What should you do if a pipe freezes?

January 16, 2019

Icicles hanging from a brown pipe. Frozen water and metal surface, winter time concept. selective focus shallow depth of field photo

Earlier we discussed how to keep your pipes from freezing, but sometimes pipes freeze despite preventative measures. It’s vital to quickly get the water flowing through the pipe again—otherwise, the pipe will burst and damage your facility. Here’s how to thaw a frozen pipe in a quick, efficient, and safe manner.


How to know if you have a frozen pipe

Look for these signs:

  1. Strange smells coming from a faucet or drain
  2. Little or no water coming out of pipe
  3. Visible frost on the pipe


Get help

Time is of the essence. Get a licensed plumber to your facility ASAP, but plumbers may be hard to come by in the wake of a cold snap or storm. If you can’t get someone to your facility in the next few hours, you’ll have to go to phase 2: DIY.


Locate the problem

Once you’ve identified that you have a frozen pipe, you need to locate where the problem lies. Look for frosted areas or even bulging pipes. Hopefully these are in areas that can be easily reached.


Open the faucets

Turn on both the hot and cold taps to relieve pressure in the pipe.


Where to start

Begin thawing at the faucet and work your way back to the blockage. This will allow melting ice and steam to escape through the open faucet. If you start thawing closer to the blockage, melting ice can get stuck behind the blockage, which will create more pressure in the pipe and increase the likelihood of bursting.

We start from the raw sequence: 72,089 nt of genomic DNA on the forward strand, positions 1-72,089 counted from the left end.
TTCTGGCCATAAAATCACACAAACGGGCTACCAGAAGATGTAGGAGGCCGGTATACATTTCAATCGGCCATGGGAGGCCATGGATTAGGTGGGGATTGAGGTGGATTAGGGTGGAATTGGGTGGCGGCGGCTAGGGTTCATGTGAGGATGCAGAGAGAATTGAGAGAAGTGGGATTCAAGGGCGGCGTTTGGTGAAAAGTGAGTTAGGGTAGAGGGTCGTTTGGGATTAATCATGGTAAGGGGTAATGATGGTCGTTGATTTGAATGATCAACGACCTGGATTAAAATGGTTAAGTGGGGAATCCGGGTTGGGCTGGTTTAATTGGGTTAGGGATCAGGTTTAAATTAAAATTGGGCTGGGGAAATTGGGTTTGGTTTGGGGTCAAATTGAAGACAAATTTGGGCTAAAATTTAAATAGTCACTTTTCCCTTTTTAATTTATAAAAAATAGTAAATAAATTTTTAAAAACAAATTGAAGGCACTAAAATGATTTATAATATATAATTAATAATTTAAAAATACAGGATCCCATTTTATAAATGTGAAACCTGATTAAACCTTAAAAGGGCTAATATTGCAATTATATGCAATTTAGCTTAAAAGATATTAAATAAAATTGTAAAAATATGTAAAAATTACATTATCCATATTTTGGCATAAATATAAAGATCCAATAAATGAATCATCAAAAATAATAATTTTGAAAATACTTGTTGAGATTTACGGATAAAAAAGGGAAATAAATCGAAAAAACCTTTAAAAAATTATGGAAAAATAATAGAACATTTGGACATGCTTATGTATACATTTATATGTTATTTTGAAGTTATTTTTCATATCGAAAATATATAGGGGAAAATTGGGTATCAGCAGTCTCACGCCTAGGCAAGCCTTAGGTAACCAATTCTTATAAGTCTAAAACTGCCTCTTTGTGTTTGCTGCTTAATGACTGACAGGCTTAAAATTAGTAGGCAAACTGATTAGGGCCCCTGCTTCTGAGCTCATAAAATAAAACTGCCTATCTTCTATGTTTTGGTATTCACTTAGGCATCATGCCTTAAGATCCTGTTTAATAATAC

Begin thawing

If you can easily access the blocked area, here are the best options for thawing:


  1. Hair Dryer: It’s unlikely you have a hair dryer at your facility, but this is a good reason to stock one, just in case. It’s an easy way to apply heat to specific points on the pipe: you simply turn it on and point at the pipe. Again, begin close to the faucet and avoid coming into contact with water when operating the device.
  2. Heat Lamp or Portable Space Heater: Position the device so that the heat is able to reach the frozen pipe.
  3. Electrical Heating Tape: Apply directly to the pipe.
  4. Hot Towels: Soak towels in hot water and wrap them around the pipe. This isn’t a particularly quick method, but it will help thaw the pipe.


Thawing Enclosed Pipes

Can’t easily reach the problem pipe? Here are some solutions:

  1. Turn up the heat: Simply turning up the thermostat can be enough to thaw the pipe. It’s not the fastest method, but it’s the easiest.
  2. Infrared Lamp: If you know where in the wall the blockage is located, place an infrared lamp in front of the wall at the location.
  3. Cut Out a Section of the Wall: This method is the worst case scenario, but if the other methods aren’t working this will allow you access to the pipe so you can do one of the four methods mentioned above.


Be sure to continue to apply the heat until the water escaping from the faucet returns to full strength.


What to Avoid

Never use an open flame. This can damage your pipe, or start a fire in your facility.


What if the pipe bursts?

If a pipe does burst, immediately shut off the water to prevent further damage. If you can use a shut-off valve located near the problem area. Otherwise, shut off the main water line to the facility.


For more help on keeping your facility safe—and warm—this winter, contact Vanguard Resources.